Hurt Locker goes for dubious award

The makers of Hurt Locker are not satisfied with an Oscar. They want to break all records for the most people sued by a movie maker.

The cunning plan seems to be to sue everyone who ever downloaded the movie and according to court records that is 24,583 BitTorrent users.

Voltage Pictures has called the Guinness Book of Records and if it pulls it off it will presented with another award to sit on the shelf next to the Oscar, at MPAA bash

According to the outfit Voltage Pictures wants to make millions out of the BitTorrent users to make up for the cash they lost to pirates.

It is an interesting form of arrogance which says, we won an Oscar so you would have come to see the flick if you hadn’t downloaded it. Chances are if they had not downloaded it they would not have bothered at all. As it is, there are probably 24,000 BitTorrent users did not think it worth downloading and are wondering how it got an Oscar.

While 24,583 is a big number, it is a suprisingly low number of file-sharers attached to one flick. To make up any serious amount of cash they are going to have to be sued for some hundreds of thousands.

Last Voltage Pictures tried to sue 5,000 file-sharers and claimed that this figure was just the start. Now they have sued 20,000 more, making the film the largest BitTorrent lawsuit in history/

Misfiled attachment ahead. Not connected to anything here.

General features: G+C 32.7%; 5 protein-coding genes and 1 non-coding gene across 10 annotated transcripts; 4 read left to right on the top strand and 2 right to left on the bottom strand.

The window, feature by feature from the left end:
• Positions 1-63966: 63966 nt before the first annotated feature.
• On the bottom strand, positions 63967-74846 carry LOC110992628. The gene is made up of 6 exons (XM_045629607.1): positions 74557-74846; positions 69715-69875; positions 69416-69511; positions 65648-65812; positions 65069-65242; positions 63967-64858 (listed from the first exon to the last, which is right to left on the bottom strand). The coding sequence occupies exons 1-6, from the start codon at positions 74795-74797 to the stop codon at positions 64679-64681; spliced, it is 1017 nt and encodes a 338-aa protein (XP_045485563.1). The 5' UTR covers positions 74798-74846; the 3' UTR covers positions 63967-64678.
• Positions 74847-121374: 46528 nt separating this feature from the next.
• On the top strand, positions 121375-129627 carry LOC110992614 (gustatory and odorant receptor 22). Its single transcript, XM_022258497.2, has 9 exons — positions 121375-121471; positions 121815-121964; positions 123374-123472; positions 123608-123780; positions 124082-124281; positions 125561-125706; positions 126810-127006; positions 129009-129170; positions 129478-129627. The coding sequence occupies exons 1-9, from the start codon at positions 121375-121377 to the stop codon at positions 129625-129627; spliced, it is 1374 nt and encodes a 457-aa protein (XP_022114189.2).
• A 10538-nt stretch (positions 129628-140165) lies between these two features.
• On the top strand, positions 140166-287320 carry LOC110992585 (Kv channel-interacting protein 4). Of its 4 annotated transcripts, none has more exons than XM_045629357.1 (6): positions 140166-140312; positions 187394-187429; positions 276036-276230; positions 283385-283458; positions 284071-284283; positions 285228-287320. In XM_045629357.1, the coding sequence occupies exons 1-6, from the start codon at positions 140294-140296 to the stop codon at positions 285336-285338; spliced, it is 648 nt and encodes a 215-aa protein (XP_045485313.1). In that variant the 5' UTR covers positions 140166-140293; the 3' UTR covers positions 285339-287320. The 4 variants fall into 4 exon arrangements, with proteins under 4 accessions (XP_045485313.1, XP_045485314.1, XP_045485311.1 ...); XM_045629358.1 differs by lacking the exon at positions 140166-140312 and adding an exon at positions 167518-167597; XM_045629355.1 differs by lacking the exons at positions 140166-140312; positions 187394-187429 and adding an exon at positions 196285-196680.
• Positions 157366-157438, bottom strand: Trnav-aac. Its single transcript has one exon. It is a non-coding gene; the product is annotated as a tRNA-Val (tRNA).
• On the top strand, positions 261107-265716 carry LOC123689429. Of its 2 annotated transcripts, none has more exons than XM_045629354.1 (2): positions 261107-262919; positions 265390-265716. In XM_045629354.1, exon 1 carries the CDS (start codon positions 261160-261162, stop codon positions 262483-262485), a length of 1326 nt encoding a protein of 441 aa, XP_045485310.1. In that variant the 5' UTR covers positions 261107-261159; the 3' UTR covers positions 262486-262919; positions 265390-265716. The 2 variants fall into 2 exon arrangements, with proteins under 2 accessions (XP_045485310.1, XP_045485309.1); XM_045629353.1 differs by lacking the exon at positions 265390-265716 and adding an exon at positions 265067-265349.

According to TorrentFreak  most of those sued are subscribers of Comcast (10,532), followed by Verizon (5,239), Charter (2,699) and Time Warner (1,750).

It is going to take a jolly long time before the case is ready. Charter has promised to look up 150 IP-addresses a month and Verizon 100 a month for all ongoing BitTorrent lawsuits. At that rate to get all the Verizon file-sharers details it is going to take at least ten years to hand over all the details. Of course after a certain amount of time the data would have to be destroyed.

Sadly the chance of anyone getting a fair trial is questionable. The case is being handled by a former RIAA-lobbyist Judge Beryl Howell thanks to a quirk in US Justice which says that if you are an industry body you can appoint your own judges to cases where you sue little people. We are not sure where that is in the fine print of the US constitution, but we are guessing that there are 24,583 people wishing that little revolution had not taken place.

Last week Judge Howell decided to dismiss 119 motions to dismiss, quash, and for protective orders en masse, so this does not bode well.

Once ISPs give up their personal details those identified are expected to receive a settlement offer from Voltage Pictures.

The film made $17 million at the box office. Which on the scale of things is tiny. However if the studios squeeze $2,000 each out of the file shares then they will rake in $20 million.

It looks like the business model for the next decade will be to make up for lacklustre box office returns by suing file-sharers. They do not even have to be real, you just need their IP address to send the boys around to collect $2,000. God bless America.